All of us struggle to become our own person, to separate from our parents.  Some of us face the dilemma of weakened ties with our families while we’re going through that process.  Sometimes the ties stay weakened and sometimes the ties become even stronger eventually.  Tara’s story teaches us about the impact of living in a very isolated state, devoid of schoolmates, teachers, and other human contacts that provide us glimpses of realities that are different from our own and that ultimately help us on our maturation journey.   We don’t yet know how Tara’s story will fully turn out.  We can only hope that the connections she has with some of her brothers and with her mother’s family will be enough to provide the family warmth we all crave and need if the break with her parents can’t be healed.   It seems she anticipates that may be the case on both accounts. 

Locking Up Our Own

Locking Up Our Own:  Crime and Punishment in Black America

By James Forman Jr.

Published 2017

Read Nov 2018

Forman divides his thoughtful and thought-provoking book into two parts:  Origins and Consequences.  Having read Michelle Alexander’s The New Jim Crow:  Mass Incarceration in the Age of Colorblindness, I already was aware of at least some of the consequences of arresting and convicting persons on drug possession:  an extraordinarily large percentage of the black population behind bars, sometimes for decades, lives forever damaged for pleading to felonies to avoid being jailed and losing their children to the foster system being but two.  This book tells of similar outcomes but provides a new perspective on some of the origins of the evolution of drug laws that had these impactful and unintended consequences.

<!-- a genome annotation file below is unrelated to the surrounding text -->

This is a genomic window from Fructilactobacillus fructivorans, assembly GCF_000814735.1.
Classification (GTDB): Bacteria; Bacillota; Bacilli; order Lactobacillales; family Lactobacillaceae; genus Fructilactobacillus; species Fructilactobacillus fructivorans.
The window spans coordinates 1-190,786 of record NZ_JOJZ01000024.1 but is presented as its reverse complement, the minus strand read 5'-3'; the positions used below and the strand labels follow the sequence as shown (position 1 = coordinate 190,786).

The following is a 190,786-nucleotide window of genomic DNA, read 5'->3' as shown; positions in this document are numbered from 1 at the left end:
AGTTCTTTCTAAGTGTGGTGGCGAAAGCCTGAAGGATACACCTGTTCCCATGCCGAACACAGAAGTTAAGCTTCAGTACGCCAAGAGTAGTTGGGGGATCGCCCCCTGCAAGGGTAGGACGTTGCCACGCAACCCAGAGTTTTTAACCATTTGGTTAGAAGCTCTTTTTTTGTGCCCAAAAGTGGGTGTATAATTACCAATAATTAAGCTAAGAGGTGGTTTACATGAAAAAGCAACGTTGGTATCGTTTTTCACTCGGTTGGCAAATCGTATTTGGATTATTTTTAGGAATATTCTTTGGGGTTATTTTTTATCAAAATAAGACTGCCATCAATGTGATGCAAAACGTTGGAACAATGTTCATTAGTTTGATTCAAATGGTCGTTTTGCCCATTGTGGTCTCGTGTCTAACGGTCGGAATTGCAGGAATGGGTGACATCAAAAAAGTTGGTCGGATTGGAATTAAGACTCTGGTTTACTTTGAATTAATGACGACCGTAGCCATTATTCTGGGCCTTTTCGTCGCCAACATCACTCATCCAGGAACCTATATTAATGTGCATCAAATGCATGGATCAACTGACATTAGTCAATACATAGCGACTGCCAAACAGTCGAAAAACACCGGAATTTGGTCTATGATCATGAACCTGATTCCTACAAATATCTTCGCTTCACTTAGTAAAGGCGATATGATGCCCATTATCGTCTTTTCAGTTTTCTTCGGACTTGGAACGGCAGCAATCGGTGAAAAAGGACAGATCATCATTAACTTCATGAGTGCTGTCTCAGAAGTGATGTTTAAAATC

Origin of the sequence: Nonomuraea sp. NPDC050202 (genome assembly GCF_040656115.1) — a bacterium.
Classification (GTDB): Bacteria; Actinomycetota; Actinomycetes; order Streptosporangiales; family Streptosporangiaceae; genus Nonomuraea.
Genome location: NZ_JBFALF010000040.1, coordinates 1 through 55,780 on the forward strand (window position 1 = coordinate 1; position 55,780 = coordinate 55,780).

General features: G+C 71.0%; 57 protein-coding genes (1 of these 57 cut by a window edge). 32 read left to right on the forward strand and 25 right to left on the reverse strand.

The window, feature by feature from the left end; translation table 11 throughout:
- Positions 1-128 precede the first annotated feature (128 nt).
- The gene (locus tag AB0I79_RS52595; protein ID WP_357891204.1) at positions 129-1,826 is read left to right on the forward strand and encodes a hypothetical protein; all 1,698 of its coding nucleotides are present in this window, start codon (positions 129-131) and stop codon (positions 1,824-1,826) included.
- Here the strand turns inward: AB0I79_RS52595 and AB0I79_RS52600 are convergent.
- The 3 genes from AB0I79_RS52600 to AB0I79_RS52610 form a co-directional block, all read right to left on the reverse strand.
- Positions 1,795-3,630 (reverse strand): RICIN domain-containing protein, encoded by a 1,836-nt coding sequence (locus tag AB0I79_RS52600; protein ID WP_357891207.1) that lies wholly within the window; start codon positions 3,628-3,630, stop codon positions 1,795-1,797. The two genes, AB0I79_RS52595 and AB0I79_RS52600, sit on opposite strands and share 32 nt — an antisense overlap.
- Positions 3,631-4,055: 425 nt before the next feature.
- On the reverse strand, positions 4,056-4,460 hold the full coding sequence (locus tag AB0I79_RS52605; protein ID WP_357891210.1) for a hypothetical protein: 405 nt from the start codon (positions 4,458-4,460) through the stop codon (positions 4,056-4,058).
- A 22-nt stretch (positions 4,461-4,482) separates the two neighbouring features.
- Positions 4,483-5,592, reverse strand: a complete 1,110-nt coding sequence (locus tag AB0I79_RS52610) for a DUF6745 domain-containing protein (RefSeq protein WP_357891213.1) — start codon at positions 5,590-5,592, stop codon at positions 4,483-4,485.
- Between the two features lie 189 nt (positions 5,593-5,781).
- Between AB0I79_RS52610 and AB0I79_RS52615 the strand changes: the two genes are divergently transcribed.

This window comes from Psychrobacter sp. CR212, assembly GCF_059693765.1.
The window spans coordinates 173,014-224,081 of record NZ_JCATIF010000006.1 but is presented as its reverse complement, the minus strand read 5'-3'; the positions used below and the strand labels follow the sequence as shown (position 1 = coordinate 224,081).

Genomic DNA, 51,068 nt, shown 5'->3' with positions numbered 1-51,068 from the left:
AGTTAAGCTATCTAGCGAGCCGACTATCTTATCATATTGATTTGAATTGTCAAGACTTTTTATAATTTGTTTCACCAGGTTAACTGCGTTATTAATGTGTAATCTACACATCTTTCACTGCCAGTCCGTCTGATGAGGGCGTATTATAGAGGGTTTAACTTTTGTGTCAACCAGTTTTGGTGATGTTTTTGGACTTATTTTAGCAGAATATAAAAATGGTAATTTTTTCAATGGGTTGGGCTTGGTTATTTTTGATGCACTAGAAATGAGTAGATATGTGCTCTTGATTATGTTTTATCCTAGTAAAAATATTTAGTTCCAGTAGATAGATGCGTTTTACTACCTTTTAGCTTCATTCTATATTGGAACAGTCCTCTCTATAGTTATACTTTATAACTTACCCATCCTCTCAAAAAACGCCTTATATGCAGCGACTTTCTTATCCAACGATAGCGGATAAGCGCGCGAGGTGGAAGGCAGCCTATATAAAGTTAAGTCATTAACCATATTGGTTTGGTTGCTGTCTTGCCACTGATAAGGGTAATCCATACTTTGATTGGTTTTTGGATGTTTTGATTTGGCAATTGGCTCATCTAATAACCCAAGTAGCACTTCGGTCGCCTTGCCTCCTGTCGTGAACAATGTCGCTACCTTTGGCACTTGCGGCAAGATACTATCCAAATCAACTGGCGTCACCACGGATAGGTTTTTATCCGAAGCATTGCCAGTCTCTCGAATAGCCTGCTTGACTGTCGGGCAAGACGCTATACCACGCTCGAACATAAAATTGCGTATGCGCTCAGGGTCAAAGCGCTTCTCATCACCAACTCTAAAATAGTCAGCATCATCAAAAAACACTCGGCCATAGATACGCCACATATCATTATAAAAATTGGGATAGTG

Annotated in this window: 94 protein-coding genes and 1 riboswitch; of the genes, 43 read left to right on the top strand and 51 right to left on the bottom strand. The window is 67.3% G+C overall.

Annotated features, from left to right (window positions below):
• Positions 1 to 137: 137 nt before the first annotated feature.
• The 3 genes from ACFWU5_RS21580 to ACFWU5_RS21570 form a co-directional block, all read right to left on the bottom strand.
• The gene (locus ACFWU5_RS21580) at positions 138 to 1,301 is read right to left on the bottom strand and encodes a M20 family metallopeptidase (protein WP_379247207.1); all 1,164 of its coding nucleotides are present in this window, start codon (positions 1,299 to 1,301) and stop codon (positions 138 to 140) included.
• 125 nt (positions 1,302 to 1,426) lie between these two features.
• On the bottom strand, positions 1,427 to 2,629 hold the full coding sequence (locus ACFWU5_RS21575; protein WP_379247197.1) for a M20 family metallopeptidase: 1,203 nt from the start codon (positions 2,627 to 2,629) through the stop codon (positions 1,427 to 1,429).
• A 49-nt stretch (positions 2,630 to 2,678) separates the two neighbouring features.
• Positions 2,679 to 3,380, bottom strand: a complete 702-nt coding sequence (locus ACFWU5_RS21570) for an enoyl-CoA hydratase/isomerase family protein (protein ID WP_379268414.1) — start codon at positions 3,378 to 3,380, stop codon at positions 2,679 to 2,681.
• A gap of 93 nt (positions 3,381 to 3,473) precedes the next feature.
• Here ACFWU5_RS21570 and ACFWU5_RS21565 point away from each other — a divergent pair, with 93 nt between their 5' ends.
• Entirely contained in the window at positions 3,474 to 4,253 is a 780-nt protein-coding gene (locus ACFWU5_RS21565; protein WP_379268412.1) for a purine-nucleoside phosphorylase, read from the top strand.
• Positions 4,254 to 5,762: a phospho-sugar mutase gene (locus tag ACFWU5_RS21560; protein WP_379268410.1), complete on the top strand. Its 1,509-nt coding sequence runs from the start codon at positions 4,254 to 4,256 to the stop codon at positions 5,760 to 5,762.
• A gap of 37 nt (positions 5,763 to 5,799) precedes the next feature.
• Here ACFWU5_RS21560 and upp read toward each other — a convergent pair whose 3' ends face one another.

The author is a son of former SNPP (Student Nonviolent Coordinating Committee) members, schooled in NYC and Atlanta schools, and a graduate of Brown University and Yale University Law School.  After clerking for Sandra Day O’Connor when she was on the Supreme Court, he was a public defender in Washington, DC from 1994 to 2000 and co-founded the Maya Angelou School which opened in 1997 to 20 students selected from the DC court system to provide them education, counseling, and employment opportunities.  These experiences provided him a front-row seat in a majority black city with a black mayor, a black police chief and majority black police department, black judges, black bailiffs, black court reporters, and black lawyers, including Eric Holder, the US Attorney General for DC.  He taught law at Georgetown University from 2003-2011 and is currently a Professor of Law at Yale University.  His training as a law clerk and as a scholar is apparent in this book which is well referenced and indexed.

In this book he explores a painful question:  how did a majority-black jurisdiction end up incarcerating so many of its own?  The book often focuses on laws enacted in Washington, D.C. and their corresponding consequences but the author ties this together well with trends in law enforcement, drug law evolution, and their impact in other states and nationally as well.

I provide here some highlights of what I learned from this book:

  • The Home Rule Act was passed by Congress in Jan 1975 giving, for the first time, the ability of Washington, D.C. to elect a mayor with substantial executive authority and for a city council with significant legislative power. The city was approximately 70% black at the time.